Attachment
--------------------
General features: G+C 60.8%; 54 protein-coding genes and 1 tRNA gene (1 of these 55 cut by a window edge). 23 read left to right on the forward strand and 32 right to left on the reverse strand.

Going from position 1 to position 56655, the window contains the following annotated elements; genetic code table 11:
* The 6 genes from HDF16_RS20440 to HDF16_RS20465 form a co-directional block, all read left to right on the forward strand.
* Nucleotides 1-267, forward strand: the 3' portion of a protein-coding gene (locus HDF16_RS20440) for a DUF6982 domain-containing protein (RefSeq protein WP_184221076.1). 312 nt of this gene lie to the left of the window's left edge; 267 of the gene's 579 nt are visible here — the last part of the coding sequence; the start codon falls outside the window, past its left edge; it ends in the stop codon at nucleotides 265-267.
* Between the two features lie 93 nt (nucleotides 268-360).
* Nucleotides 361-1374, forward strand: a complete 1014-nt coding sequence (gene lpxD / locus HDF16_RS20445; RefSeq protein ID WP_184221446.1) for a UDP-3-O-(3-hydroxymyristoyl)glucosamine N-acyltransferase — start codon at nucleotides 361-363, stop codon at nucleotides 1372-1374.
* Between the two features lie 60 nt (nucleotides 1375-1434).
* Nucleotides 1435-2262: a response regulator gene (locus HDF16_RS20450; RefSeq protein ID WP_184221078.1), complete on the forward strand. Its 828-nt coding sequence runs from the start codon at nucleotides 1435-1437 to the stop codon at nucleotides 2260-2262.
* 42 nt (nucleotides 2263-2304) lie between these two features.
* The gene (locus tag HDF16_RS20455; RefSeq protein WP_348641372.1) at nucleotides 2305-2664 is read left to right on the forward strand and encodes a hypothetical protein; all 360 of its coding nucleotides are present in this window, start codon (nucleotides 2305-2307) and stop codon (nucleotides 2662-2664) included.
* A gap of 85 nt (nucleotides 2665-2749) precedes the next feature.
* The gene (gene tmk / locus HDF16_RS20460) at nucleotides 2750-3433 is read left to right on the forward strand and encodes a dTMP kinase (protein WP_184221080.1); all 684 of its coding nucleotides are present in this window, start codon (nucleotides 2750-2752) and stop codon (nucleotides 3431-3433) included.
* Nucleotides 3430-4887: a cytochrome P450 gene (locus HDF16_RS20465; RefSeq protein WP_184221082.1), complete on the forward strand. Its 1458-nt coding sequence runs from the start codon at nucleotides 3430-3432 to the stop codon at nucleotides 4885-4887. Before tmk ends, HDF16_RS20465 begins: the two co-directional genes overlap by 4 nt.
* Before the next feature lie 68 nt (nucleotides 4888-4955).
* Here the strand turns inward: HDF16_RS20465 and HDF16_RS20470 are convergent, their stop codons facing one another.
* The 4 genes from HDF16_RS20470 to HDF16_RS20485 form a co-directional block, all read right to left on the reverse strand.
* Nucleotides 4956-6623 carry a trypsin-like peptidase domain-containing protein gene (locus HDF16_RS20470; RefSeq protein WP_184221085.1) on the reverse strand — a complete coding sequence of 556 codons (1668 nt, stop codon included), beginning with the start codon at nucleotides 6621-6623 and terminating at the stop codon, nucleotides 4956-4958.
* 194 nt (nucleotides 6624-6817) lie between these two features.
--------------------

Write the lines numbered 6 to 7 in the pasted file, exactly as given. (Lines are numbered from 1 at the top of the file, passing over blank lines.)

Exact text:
* Nucleotides 361-1374, forward strand: a complete 1014-nt coding sequence (gene lpxD / locus HDF16_RS20445; RefSeq protein ID WP_184221446.1) for a UDP-3-O-(3-hydroxymyristoyl)glucosamine N-acyltransferase — start codon at nucleotides 361-363, stop codon at nucleotides 1372-1374.
* Between the two features lie 60 nt (nucleotides 1375-1434).